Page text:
The narrative constructed around the store’s long, slow decline was the 140-character one that everybody is familiar with by now. What with Amazon, e-books, and The Chains, books were over, people were stupider than ever, failure of whichever independent bookstore was imminent / inevitable, it was all hopeless, blah blah blah. As a member of the trade, I understood that whatever kernels of reality this account contained, it left out too much. Here’s what was wrong with the picture that the bookstore’s board was trying to pass off to the membership.
Sales had been declining in recent years, that seemed true enough. But sales at the People’s Co-op were modest, minuscule really compared to the sales of some other Vancouver retail stores where I knew the figures. They were about a quarter of what Duthie Books on West 4th, which closed in 2010 (an orderly closing; the store had not failed), was posting. They were a similar fraction of what Granville Book Company’s sales had been before it had closed five years previously. Commercial Drive wasn’t West 4th, and it wasn’t Granville Mall; but it wasn’t Tobacco Road either, and there was no reason from its location that it could not sell a lot more books. It seemed to many of us that it was limiting itself by striking a pose as a shop of a particular, narrow political stripe. It would have to reconceptualize itself as a neighbourhood bookstore, and offer to serve a broader community of leftists, environmentalist, social activists, &c. (There had been, over the decades, much talk about this move, though not much was ever done.) There did not seem to be any reason to accept the store’s modest sales as an unchangeable given.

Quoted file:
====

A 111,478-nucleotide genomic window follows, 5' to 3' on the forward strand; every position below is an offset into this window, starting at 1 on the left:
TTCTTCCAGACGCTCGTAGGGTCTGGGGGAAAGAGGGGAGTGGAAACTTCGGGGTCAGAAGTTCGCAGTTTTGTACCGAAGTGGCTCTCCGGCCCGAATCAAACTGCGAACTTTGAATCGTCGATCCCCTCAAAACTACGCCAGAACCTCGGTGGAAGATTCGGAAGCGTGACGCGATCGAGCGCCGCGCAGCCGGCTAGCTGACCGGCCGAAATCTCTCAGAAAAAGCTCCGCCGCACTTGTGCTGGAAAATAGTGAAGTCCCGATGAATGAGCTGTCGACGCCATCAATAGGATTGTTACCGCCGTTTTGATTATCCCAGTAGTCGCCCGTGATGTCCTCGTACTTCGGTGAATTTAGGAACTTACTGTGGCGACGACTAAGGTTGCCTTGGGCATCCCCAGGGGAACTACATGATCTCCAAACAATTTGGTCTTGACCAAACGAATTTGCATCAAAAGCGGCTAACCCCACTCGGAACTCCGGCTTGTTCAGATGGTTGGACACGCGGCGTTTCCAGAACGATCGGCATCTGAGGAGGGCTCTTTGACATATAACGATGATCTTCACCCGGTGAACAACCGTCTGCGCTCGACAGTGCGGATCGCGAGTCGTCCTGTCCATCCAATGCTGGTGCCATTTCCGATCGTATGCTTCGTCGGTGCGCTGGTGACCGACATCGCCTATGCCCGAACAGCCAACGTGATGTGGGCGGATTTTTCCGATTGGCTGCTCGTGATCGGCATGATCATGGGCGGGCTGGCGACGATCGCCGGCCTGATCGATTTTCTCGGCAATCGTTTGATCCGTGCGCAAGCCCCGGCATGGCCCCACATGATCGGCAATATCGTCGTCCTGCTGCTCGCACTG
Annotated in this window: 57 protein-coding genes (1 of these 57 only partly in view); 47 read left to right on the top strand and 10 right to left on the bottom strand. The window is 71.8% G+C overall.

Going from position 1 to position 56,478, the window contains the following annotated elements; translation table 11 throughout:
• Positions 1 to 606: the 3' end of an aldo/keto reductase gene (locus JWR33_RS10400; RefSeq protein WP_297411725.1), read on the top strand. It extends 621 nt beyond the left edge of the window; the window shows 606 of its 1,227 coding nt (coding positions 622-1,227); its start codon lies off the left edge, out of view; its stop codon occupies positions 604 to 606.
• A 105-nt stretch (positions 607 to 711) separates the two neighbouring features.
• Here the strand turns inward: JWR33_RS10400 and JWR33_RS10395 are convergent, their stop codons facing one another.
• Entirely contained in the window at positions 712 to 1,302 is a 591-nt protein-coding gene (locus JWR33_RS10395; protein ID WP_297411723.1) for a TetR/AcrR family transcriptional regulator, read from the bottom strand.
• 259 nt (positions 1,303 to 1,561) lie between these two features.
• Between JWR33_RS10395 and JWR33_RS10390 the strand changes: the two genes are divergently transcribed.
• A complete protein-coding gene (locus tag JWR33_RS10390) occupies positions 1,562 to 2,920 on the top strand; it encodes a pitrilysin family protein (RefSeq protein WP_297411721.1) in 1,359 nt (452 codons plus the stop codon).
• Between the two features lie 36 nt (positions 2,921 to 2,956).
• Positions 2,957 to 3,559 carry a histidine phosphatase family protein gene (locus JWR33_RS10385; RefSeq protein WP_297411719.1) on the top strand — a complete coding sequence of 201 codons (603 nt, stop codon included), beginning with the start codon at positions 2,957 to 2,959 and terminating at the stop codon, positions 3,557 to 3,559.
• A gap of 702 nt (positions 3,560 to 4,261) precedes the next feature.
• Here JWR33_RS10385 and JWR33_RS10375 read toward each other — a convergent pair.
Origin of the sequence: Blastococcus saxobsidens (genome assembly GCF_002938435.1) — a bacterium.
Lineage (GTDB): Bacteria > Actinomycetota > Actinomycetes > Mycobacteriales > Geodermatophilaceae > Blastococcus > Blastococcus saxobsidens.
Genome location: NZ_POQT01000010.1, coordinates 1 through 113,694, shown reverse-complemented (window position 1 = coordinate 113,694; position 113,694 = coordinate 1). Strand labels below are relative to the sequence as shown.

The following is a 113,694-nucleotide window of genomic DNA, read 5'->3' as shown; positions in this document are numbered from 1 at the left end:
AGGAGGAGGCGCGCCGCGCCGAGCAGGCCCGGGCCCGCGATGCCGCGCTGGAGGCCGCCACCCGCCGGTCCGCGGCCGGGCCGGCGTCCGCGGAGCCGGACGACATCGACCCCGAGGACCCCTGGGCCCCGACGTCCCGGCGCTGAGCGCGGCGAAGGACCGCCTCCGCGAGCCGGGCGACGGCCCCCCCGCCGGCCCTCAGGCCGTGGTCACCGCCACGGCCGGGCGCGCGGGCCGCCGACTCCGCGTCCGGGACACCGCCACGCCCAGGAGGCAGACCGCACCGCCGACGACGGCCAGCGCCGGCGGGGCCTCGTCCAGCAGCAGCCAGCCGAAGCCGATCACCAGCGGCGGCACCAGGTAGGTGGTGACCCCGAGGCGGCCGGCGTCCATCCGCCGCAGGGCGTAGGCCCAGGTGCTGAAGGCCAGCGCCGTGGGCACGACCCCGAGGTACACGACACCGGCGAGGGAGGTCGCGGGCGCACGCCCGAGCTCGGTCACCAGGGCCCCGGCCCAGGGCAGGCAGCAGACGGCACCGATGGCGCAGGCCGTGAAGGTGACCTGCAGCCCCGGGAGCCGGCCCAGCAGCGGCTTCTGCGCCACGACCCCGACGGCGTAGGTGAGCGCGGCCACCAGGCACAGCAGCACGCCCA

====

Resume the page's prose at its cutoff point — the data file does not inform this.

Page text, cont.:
Rent — the biggest bugaboo for a bookstore, or any retail affair for that matter — took up a little more than 10 percent of the store’s turnover. That was a little more than what you want to pay; but if the store was doing the business it could and should be doing, it was a pretty reasonable amount; rent wasn’t the problem. I was pretty certain that the store’s decline was due to the fact that its shelves were being starved of stock; and we had ample means to address that problem.